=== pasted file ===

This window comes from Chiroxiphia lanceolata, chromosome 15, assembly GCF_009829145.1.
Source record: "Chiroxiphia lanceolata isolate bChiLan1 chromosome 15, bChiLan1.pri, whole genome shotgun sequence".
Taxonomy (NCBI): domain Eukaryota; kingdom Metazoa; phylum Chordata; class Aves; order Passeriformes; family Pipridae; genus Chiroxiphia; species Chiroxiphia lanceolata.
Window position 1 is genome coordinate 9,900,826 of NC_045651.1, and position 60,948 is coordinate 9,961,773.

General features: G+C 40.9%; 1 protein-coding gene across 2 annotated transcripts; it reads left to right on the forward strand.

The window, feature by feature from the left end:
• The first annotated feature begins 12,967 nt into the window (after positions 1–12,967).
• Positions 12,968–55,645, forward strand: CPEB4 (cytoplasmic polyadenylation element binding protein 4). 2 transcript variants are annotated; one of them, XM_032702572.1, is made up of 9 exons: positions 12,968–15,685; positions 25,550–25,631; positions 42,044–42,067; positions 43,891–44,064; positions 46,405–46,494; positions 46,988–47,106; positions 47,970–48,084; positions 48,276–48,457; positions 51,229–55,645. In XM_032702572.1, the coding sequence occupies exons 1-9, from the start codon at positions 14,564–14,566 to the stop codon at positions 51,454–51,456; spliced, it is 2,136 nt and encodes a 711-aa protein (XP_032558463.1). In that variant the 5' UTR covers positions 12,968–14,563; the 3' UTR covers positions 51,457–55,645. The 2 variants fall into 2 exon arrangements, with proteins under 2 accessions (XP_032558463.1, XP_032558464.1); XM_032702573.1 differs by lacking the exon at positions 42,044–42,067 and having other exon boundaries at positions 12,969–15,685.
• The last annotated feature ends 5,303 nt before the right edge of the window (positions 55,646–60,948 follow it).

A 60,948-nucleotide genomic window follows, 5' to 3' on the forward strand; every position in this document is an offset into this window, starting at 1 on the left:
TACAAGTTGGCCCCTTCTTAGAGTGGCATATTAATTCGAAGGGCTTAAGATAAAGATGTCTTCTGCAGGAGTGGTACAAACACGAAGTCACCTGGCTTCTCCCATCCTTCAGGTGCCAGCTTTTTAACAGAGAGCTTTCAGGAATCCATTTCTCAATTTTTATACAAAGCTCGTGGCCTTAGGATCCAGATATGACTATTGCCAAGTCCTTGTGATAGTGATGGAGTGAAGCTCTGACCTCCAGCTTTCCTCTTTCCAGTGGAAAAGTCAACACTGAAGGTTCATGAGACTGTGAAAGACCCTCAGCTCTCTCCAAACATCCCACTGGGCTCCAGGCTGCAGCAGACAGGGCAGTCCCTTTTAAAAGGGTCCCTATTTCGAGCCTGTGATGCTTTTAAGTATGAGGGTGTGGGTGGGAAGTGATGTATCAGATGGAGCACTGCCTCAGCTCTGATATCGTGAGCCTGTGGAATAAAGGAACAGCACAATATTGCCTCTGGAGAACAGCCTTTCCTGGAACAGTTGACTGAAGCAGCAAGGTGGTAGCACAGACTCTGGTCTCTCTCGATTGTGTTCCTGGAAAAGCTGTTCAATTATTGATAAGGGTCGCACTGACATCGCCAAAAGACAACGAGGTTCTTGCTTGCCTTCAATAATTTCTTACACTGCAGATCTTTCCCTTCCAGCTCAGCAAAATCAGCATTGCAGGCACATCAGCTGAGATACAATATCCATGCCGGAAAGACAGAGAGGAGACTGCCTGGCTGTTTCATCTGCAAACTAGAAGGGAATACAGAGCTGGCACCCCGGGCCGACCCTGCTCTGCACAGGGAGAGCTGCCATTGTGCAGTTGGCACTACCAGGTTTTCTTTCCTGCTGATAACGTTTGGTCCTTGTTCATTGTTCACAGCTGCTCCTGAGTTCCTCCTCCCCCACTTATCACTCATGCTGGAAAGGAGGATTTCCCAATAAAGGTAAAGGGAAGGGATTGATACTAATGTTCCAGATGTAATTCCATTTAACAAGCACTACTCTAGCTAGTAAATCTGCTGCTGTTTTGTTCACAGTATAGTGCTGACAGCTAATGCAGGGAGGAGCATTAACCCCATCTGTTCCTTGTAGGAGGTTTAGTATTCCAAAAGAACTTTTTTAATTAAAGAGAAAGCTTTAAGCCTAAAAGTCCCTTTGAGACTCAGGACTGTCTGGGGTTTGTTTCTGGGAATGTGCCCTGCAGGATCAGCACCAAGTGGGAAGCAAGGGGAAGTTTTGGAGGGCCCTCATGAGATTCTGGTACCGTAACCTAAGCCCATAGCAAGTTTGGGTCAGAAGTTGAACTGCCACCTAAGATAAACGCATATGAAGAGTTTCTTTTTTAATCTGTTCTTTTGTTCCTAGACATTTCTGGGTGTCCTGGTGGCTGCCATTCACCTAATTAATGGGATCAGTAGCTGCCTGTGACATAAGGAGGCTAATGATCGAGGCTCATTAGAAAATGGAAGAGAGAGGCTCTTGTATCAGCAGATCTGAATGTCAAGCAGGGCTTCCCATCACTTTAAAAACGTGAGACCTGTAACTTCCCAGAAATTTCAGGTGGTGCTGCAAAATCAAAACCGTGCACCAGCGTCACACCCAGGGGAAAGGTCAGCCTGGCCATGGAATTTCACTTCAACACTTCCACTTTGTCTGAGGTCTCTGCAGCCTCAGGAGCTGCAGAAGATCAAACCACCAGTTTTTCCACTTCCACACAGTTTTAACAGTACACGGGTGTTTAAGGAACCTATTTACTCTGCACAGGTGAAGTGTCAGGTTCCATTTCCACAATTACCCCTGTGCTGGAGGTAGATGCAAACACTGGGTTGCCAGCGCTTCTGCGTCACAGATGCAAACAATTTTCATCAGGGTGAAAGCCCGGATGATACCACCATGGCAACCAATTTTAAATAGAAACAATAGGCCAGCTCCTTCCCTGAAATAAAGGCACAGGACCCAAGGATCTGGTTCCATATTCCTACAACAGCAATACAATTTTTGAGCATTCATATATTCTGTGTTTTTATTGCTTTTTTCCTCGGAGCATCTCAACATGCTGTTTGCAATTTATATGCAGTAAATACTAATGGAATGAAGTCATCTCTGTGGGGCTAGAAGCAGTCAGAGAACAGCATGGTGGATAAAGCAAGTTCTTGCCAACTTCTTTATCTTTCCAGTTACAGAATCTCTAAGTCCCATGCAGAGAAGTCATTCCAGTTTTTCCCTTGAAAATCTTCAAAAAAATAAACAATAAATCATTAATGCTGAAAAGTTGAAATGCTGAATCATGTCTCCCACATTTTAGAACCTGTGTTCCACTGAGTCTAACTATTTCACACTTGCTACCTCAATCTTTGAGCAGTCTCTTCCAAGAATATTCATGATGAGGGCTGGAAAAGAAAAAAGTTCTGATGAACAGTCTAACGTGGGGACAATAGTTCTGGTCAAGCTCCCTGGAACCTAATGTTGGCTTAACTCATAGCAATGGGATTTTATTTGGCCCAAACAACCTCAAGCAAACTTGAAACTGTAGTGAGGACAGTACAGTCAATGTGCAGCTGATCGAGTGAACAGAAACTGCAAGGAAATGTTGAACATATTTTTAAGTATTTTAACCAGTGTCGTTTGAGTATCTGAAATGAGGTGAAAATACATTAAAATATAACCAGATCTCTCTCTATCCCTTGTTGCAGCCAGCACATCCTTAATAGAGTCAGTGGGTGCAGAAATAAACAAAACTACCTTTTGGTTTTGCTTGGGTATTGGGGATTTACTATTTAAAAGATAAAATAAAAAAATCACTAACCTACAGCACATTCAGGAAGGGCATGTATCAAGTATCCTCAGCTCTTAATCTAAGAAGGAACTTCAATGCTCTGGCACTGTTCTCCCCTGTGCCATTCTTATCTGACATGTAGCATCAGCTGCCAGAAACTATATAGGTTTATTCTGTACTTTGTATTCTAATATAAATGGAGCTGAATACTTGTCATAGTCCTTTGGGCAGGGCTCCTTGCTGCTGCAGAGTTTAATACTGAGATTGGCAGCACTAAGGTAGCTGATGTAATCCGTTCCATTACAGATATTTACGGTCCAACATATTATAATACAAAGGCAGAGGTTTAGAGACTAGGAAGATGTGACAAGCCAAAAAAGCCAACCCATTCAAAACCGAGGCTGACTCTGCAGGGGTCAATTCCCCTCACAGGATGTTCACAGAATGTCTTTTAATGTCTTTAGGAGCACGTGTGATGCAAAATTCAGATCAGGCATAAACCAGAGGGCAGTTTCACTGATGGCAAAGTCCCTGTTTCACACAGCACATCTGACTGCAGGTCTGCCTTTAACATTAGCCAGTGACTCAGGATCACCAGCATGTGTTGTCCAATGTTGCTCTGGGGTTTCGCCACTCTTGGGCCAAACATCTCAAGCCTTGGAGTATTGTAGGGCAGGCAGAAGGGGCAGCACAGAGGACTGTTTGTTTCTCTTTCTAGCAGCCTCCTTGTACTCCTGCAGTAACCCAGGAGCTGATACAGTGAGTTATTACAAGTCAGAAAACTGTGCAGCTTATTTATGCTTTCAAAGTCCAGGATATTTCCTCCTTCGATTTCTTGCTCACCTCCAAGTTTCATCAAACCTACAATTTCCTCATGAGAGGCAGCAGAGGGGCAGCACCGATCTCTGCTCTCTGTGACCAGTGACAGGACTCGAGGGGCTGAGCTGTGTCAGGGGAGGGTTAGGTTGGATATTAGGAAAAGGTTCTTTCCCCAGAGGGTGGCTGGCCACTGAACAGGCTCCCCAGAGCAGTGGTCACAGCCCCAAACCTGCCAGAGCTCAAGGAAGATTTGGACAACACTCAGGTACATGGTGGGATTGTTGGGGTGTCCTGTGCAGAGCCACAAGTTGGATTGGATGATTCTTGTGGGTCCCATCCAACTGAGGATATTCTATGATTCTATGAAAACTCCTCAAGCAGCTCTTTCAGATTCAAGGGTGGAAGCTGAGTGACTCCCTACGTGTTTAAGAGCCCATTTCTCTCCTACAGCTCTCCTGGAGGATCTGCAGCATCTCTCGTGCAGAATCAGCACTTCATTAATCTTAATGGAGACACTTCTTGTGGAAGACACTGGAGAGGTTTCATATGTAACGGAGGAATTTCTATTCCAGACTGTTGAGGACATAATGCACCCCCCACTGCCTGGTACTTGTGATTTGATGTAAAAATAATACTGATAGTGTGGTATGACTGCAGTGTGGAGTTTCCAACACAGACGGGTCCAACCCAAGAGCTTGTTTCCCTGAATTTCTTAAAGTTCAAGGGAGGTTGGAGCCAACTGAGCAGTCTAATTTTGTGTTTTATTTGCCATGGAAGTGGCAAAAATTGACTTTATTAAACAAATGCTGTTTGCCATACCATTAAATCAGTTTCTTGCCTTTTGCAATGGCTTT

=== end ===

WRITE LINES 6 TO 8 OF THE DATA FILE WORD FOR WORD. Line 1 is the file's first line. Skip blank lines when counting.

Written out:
The window, feature by feature from the left end:
• The first annotated feature begins 12,967 nt into the window (after positions 1–12,967).
• Positions 12,968–55,645, forward strand: CPEB4 (cytoplasmic polyadenylation element binding protein 4). 2 transcript variants are annotated; one of them, XM_032702572.1, is made up of 9 exons: positions 12,968–15,685; positions 25,550–25,631; positions 42,044–42,067; positions 43,891–44,064; positions 46,405–46,494; positions 46,988–47,106; positions 47,970–48,084; positions 48,276–48,457; positions 51,229–55,645. In XM_032702572.1, the coding sequence occupies exons 1-9, from the start codon at positions 14,564–14,566 to the stop codon at positions 51,454–51,456; spliced, it is 2,136 nt and encodes a 711-aa protein (XP_032558463.1). In that variant the 5' UTR covers positions 12,968–14,563; the 3' UTR covers positions 51,457–55,645. The 2 variants fall into 2 exon arrangements, with proteins under 2 accessions (XP_032558463.1, XP_032558464.1); XM_032702573.1 differs by lacking the exon at positions 42,044–42,067 and having other exon boundaries at positions 12,969–15,685.